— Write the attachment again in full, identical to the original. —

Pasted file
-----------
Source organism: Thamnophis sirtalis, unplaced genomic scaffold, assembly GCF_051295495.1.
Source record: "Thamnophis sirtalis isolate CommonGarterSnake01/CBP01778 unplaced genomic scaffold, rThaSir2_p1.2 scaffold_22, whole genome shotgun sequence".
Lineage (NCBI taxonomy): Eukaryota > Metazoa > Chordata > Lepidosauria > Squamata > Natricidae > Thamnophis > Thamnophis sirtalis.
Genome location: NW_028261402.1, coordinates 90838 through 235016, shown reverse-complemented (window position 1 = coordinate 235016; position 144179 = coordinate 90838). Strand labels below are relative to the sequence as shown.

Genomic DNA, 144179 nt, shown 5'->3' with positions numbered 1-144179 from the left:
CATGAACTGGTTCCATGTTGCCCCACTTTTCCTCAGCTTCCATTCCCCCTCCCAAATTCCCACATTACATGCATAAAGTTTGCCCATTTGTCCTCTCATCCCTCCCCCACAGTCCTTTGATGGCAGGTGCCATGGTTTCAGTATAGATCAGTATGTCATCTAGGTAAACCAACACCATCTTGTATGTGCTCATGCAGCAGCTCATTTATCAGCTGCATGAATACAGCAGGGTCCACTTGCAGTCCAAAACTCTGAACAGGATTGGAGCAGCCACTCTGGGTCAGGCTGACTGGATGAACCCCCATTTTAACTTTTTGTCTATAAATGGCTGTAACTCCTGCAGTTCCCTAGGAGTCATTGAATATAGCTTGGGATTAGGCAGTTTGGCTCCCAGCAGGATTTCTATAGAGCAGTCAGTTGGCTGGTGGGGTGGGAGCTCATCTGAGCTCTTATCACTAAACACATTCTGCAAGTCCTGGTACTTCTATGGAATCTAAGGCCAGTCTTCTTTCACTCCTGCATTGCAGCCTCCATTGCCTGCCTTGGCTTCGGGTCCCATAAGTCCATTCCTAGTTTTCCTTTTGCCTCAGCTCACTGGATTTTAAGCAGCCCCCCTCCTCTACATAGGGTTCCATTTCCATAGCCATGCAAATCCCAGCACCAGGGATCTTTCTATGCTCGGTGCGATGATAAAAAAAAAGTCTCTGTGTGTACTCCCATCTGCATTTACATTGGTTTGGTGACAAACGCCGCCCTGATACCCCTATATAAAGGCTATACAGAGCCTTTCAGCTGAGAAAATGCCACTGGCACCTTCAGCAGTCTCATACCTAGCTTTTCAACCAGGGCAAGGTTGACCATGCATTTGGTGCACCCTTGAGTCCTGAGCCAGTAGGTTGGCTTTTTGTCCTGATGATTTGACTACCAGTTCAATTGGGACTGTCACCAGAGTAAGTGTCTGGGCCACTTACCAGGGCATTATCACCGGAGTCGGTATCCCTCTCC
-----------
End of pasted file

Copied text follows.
Source organism: Thamnophis sirtalis, unplaced genomic scaffold, assembly GCF_051295495.1.
Source record: "Thamnophis sirtalis isolate CommonGarterSnake01/CBP01778 unplaced genomic scaffold, rThaSir2_p1.2 scaffold_22, whole genome shotgun sequence".
Lineage (NCBI taxonomy): Eukaryota > Metazoa > Chordata > Lepidosauria > Squamata > Natricidae > Thamnophis > Thamnophis sirtalis.
Genome location: NW_028261402.1, coordinates 90838 through 235016, shown reverse-complemented (window position 1 = coordinate 235016; position 144179 = coordinate 90838). Strand labels below are relative to the sequence as shown.

Genomic DNA, 144179 nt, shown 5'->3' with positions numbered 1-144179 from the left:
CATGAACTGGTTCCATGTTGCCCCACTTTTCCTCAGCTTCCATTCCCCCTCCCAAATTCCCACATTACATGCATAAAGTTTGCCCATTTGTCCTCTCATCCCTCCCCCACAGTCCTTTGATGGCAGGTGCCATGGTTTCAGTATAGATCAGTATGTCATCTAGGTAAACCAACACCATCTTGTATGTGCTCATGCAGCAGCTCATTTATCAGCTGCATGAATACAGCAGGGTCCACTTGCAGTCCAAAACTCTGAACAGGATTGGAGCAGCCACTCTGGGTCAGGCTGACTGGATGAACCCCCATTTTAACTTTTTGTCTATAAATGGCTGTAACTCCTGCAGTTCCCTAGGAGTCATTGAATATAGCTTGGGATTAGGCAGTTTGGCTCCCAGCAGGATTTCTATAGAGCAGTCAGTTGGCTGGTGGGGTGGGAGCTCATCTGAGCTCTTATCACTAAACACATTCTGCAAGTCCTGGTACTTCTATGGAATCTAAGGCCAGTCTTCTTTCACTCCTGCATTGCAGCCTCCATTGCCTGCCTTGGCTTCGGGTCCCATAAGTCCATTCCTAGTTTTCCTTTTGCCTCAGCTCACTGGATTTTAAGCAGCCCCCCTCCTCTACATAGGGTTCCATTTCCATAGCCATGCAAATCCCAGCACCAGGGATCTTTCTATGCTCGGTGCGATGATAAAAAAAAAGTCTCTGTGTGTACTCCCATCTGCATTTACATTGGTTTGGTGACAAACGCCGCCCTGATACCCCTATATAAAGGCTATACAGAGCCTTTCAGCTGAGAAAATGCCACTGGCACCTTCAGCAGTCTCATACCTAGCTTTTCAACCAGGGCAAGGTTGACCATGCATTTGGTGCACCCTTGAGTCCTGAGCCAGTAGGTTGGCTTTTTGTCCTGATGATTTGACTACCAGTTCAATTGGGACTGTCACCAGAGTAAGTGTCTGGGCCACTTACCAGGGCATTATCACCGGAGTCGGTATCCCTCTCC